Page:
Height: 30.000 cm (including shrine)
Width: 24.000 cm
Britain, Europe and Prehistory
St Cuileáin's bell shrine
Irish, 7th or 8th (iron bell) and early 12th
From Glankeen, County Tipperary, Ireland
A powerful lie detector
This magnificent bell-shrine is said to have been recovered from a tree at Kilcuilawn, and has survived rough treatment. The ancient iron hand bell inside was first used to call members of a monastic community to prayer. It comes from the ancient monastery of Glankeen founded by St Cuileáin in the seventh century. St Cuileáin was a powerful figure, the brother of Cormac, king-bishop of the rocky stronghold of Cashel nearby. It was venerated and later enshrined as a relic associated with him.
The iron bell is now incomplete. The elaborate outer brass case was added in the twelfth century. The case was cast in sections, some of which are missing. The front is now bare iron but once carried a jewelled crucifix. The back retains a brass plate engraved with a large cross. The elaborate open-work crest at the top is inlaid with copper and silver wires and further embellished with black niello and enamel. The intricate interlacing ornament is an Irish version of the Viking Ringerike style. It includes a typical looped knot on the front and a huge animal’s head on each shoulder.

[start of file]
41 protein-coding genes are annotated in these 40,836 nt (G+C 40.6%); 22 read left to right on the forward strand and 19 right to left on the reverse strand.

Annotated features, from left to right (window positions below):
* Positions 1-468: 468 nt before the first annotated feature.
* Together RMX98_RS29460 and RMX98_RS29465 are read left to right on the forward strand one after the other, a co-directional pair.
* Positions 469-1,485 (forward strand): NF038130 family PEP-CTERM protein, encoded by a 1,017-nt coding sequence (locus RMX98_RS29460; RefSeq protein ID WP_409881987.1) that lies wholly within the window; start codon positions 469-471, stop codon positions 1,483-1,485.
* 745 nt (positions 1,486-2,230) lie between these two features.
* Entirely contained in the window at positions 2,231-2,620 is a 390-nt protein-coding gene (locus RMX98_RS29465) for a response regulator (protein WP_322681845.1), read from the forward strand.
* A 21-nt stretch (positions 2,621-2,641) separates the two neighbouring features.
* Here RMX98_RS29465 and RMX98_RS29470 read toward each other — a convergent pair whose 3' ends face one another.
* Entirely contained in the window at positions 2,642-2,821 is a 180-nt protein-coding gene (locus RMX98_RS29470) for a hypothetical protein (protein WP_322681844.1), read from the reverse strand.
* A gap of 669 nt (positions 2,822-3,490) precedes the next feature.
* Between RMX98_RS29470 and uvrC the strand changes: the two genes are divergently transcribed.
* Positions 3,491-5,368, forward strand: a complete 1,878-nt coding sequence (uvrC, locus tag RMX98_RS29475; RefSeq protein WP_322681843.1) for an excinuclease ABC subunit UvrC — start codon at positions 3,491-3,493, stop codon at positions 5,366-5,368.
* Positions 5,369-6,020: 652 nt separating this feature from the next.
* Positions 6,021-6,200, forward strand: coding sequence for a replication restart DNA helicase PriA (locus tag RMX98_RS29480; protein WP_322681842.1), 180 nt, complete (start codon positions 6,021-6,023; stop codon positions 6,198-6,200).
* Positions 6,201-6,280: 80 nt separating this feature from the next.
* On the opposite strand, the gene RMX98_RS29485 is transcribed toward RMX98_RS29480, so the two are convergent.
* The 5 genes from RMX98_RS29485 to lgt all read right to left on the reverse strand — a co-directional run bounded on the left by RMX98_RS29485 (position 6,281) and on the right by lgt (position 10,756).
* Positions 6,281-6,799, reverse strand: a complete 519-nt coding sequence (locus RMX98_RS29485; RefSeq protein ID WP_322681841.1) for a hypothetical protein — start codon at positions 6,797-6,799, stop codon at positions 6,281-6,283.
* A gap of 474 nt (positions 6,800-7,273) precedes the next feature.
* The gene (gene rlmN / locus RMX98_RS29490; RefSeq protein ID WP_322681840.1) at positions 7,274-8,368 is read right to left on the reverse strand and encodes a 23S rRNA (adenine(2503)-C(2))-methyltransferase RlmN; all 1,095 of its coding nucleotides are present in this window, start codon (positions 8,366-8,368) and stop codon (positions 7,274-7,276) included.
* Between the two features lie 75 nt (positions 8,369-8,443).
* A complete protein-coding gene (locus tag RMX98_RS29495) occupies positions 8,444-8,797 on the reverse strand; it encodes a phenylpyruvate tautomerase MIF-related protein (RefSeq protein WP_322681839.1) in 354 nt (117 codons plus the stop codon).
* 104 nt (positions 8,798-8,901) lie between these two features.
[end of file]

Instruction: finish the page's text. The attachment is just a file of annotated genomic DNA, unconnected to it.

The early medieval custom of enshrining the belongings of the founders of churches and monasteries came to a second peak in Ireland under royal patronage in the twelfth century. As well as bells, items including staffs (such as the ‘Kells crozier’ also in the British Museum), holy books, clothing, bones and teeth were cherished by later generations. Up to the nineteenth century the hereditary keepers of this bell, the Béarnan Cuileáin, used its power to detect false oaths; liars risked their heads being reversed.
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